• As with the banking sector, the vast majority of these institutions have already completed the remediation and testing of their critical systems and are now well into the contingency planning phase. APRA is regularly reviewing the progress of the small number of institutions yet to complete their system testing.
  • APRA has also been closely monitoring the Year 2000 preparations of life and general insurance companies, superannuation funds and, now, friendly societies.
  • The focus of these institutions has also now moved from remediation and testing, to contingency planning. In the superannuation industry, where the large number of funds makes on-site supervision of all funds impractical, APRA is continuing to encourage institutions to adopt ‘best practice’ in addressing the Year 2000 issue.

Payments System – Reserve Bank

  • Next, let me explain what the Reserve Bank and others have been doing to ensure that the linkages between financial institutions are ready for the Year 2000. These linkages – which we describe as the payments system – allow institutions to exchange value with each other. They are the essential plumbing of our financial system.
  • The Reserve Bank, through its Payments System Board, has a mandate to maintain the safety and stability of the Australian payments system, and it owns and operates the core ‘high-value’ system for the final settlement of transactions between banks. All the retail payments systems with which we are familiar are private-sector owned and managed.
  • A comprehensive program to test the Year 2000 readiness of the Australian payments system got underway in October last year. The program was managed by the Australian Payments Clearing Association. Reserve Bank staff was involved at senior level and, where necessary, the Reserve Bank lent its support to ensuring that deadlines were met.
  • Banks, building societies and credit unions, as well as key payment service providers, participated in this industry-wide testing. They could only do so if they could confirm that their relevant internal systems were Year 2000 ready. The testing covered the clearing of cheques, direct debits and credits, debit and credit cards in ATM and EFTPOS systems and the exchange of high-value payments. Importantly, it included the posting of these transactions to the appropriate customer accounts.
  • The testing program was successfully completed, on time, by 30 June – a considerable achievement for all concerned. Because of this effort, the Australian public can expect that their electronic payments mechanisms, such as ATMs, EFTPOS and credit cards, will continue to work as usual over the New Year period.
  • The Reserve Bank is now working closely with the industry on contingency planning, to ensure that the payments system is prepared for any unexpected disruptions.

Availability of Cash – Reserve Bank

  • In a recent statement, the Governor of the Reserve Bank has offered the following commonsense advice to those who might have worries that there will not be enough cash available to meet demand:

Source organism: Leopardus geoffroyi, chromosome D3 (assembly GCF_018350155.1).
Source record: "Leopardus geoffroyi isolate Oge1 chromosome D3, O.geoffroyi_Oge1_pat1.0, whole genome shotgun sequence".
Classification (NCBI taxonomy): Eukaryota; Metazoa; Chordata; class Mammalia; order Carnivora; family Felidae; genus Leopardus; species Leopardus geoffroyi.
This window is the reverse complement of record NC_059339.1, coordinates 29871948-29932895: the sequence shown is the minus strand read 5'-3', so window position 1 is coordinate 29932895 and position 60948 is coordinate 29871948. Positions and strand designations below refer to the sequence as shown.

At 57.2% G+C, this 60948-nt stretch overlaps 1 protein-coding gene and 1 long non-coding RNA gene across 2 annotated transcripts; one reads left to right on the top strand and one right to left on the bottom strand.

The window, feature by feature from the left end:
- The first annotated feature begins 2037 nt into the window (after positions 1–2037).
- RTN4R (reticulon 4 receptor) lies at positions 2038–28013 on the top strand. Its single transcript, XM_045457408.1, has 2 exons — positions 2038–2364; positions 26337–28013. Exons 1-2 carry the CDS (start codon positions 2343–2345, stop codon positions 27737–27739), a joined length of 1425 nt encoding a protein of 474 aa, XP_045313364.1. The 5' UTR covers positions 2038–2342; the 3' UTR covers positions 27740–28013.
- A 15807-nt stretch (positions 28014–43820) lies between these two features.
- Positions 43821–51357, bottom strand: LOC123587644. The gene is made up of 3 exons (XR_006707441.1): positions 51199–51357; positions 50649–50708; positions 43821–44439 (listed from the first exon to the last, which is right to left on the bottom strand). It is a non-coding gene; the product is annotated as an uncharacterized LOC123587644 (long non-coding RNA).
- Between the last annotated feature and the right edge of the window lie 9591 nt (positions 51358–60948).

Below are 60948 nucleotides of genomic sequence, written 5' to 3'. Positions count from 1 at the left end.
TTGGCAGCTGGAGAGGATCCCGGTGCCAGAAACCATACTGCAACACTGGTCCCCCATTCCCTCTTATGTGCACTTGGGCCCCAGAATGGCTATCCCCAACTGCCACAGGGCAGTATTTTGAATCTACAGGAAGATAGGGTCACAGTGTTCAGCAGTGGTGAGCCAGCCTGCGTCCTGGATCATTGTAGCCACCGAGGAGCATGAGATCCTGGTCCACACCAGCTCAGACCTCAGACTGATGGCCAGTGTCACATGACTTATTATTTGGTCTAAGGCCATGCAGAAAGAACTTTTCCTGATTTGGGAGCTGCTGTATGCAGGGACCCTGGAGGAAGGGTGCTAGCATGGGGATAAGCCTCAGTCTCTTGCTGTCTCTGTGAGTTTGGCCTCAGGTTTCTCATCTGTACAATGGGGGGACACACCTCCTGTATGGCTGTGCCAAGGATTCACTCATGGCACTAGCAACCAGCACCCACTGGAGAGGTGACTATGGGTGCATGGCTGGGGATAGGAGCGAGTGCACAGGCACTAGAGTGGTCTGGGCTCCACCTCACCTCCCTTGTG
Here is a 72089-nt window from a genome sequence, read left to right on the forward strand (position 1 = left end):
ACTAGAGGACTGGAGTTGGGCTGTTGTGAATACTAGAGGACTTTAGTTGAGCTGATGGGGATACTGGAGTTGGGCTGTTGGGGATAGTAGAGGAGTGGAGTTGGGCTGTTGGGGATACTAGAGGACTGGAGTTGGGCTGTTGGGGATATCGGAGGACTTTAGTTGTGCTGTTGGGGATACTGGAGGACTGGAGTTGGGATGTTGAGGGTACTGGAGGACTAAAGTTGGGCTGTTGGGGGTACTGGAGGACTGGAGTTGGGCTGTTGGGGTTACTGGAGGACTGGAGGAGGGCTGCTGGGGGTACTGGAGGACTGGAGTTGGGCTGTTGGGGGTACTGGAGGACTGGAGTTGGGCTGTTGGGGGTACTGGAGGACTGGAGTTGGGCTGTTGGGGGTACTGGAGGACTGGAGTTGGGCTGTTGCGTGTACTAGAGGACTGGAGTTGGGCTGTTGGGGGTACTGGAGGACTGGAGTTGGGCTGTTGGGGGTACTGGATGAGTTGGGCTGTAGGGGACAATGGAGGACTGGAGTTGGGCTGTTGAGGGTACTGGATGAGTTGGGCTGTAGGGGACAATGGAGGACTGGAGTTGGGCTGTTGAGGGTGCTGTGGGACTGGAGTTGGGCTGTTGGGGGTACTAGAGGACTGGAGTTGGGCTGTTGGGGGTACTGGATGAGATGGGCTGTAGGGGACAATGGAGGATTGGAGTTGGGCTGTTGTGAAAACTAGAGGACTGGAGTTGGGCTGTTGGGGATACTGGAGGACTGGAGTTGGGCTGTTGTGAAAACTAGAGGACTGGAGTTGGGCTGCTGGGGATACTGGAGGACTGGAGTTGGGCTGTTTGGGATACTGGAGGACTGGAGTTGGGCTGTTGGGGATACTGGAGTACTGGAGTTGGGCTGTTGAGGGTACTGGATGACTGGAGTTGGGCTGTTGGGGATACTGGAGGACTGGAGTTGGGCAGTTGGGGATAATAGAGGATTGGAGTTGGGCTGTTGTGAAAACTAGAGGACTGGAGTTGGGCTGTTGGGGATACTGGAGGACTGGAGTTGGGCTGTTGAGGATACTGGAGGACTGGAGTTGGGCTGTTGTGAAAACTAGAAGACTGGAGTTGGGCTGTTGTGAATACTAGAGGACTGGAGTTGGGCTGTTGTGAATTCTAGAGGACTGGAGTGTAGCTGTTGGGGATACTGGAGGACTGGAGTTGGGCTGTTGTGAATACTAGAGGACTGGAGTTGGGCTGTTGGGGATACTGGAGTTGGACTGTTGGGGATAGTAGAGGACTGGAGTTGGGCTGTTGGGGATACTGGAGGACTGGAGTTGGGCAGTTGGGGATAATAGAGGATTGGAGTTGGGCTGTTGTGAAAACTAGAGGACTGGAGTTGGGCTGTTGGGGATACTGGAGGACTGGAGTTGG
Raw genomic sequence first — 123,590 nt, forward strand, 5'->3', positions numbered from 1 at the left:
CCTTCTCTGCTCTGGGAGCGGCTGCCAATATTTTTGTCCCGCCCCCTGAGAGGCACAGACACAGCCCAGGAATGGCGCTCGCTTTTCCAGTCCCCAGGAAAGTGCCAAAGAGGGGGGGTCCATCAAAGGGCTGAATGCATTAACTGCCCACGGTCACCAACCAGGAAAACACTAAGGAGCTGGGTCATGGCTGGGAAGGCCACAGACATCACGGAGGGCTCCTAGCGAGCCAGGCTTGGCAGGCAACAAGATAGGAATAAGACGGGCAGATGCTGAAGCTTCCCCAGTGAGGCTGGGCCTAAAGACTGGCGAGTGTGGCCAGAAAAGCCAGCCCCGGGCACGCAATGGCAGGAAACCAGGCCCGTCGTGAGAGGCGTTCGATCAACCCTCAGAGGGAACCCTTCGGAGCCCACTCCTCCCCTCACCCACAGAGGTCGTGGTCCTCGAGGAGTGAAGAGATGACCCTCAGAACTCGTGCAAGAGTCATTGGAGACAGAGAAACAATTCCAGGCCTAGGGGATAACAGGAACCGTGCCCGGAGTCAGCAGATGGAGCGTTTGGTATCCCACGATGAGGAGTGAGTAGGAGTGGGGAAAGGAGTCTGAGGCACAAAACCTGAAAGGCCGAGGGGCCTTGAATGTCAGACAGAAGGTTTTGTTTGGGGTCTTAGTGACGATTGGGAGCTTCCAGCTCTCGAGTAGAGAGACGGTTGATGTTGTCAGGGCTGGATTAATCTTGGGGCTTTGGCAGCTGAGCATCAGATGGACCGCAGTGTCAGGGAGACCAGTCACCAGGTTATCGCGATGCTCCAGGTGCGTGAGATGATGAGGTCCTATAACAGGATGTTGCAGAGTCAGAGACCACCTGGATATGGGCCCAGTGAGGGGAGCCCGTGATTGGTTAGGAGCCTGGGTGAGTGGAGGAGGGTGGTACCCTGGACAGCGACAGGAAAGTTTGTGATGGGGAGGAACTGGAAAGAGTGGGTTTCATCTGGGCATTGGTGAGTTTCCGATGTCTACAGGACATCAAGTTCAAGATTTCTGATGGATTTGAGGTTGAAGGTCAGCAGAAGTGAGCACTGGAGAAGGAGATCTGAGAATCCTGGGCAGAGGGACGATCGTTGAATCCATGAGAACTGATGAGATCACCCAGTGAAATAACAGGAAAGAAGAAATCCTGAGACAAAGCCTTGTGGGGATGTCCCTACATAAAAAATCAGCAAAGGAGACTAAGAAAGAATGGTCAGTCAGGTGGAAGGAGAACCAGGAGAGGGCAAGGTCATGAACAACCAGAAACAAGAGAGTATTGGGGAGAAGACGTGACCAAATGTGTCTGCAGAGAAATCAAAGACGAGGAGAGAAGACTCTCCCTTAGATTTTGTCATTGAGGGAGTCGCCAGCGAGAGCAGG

• do not fear that there will not be enough cash to go around. There will be. The Reserve Bank has printed, and is carrying in stock, enough notes to meet any conceivable demand;
    • remember that we will only be dependent on high-tech systems such as ATMs and EFTPOS for the first three days of the New Year. After that, banks, building societies and credit unions open their doors again; and
    • even in those three days, credit cards can, if necessary, still operate in their traditional paper-based mode and cheques can be used as normal.
  • The Governor added " the public should view the New Year as just another long weekend. That is what I will be doing".
  • The Reserve Bank has also been working closely with banks and other financial institutions to ensure that they will have adequate liquid assets for the New Year period. We have announced that, if we need to be, we will be more flexible in our domestic market operations as the New Year approaches. All in all, financial institutions will not have to curtail their normal activities because of concerns that there will not be adequate liquidity in the financial system.


  • Drawing all the strands together, the Australian financial system has a positive story to tell on Year 2000. The Council of Financial Regulators has been encouraging banks and other financial institutions to tell this story – to disclose their progress towards achieving Year 2000 readiness.
  • For its part, the Reserve Bank has spoken to the banks, building societies and credit unions to make sure they were communicating with their customers in clear language to reassure them that their deposits were safe. The response has been uniformly positive.
  • More generally, the Council believes it is essential that all the major infrastructure providers disclose their Year 2000 readiness in a clear and readily understood manner. In this way, any uncertainties in the minds of the Australian public can be dispelled by hard facts. After all, we are at the point in our Year 2000 preparations where the possibility of a public over-reaction could loom larger than the Year 2000 problem itself. The Y2K Infrastructure Forums are an important initiative in this regard and one the Council has been pleased to support.
  • The media also has an important role to play here. A responsible presentation of the facts and issues raised by the Year 2000 problem will ensure that the Australian public as a whole – and Australian businesses – can make well-informed and sensible plans for the New Year and beyond. It is too easy to raise false concerns which might encourage some in the community to respond in ways which ultimately prove self-defeating, for themselves and others.

Key Message

I want to conclude with a message from the Governor's recent public statement – a message which we would like to see etched into the thinking of the Australian community as it looks forward to the Year 2000. It is this:

"the simple fact is that [customers'] deposits are safe and their records are not at risk from Year 2000 related problems".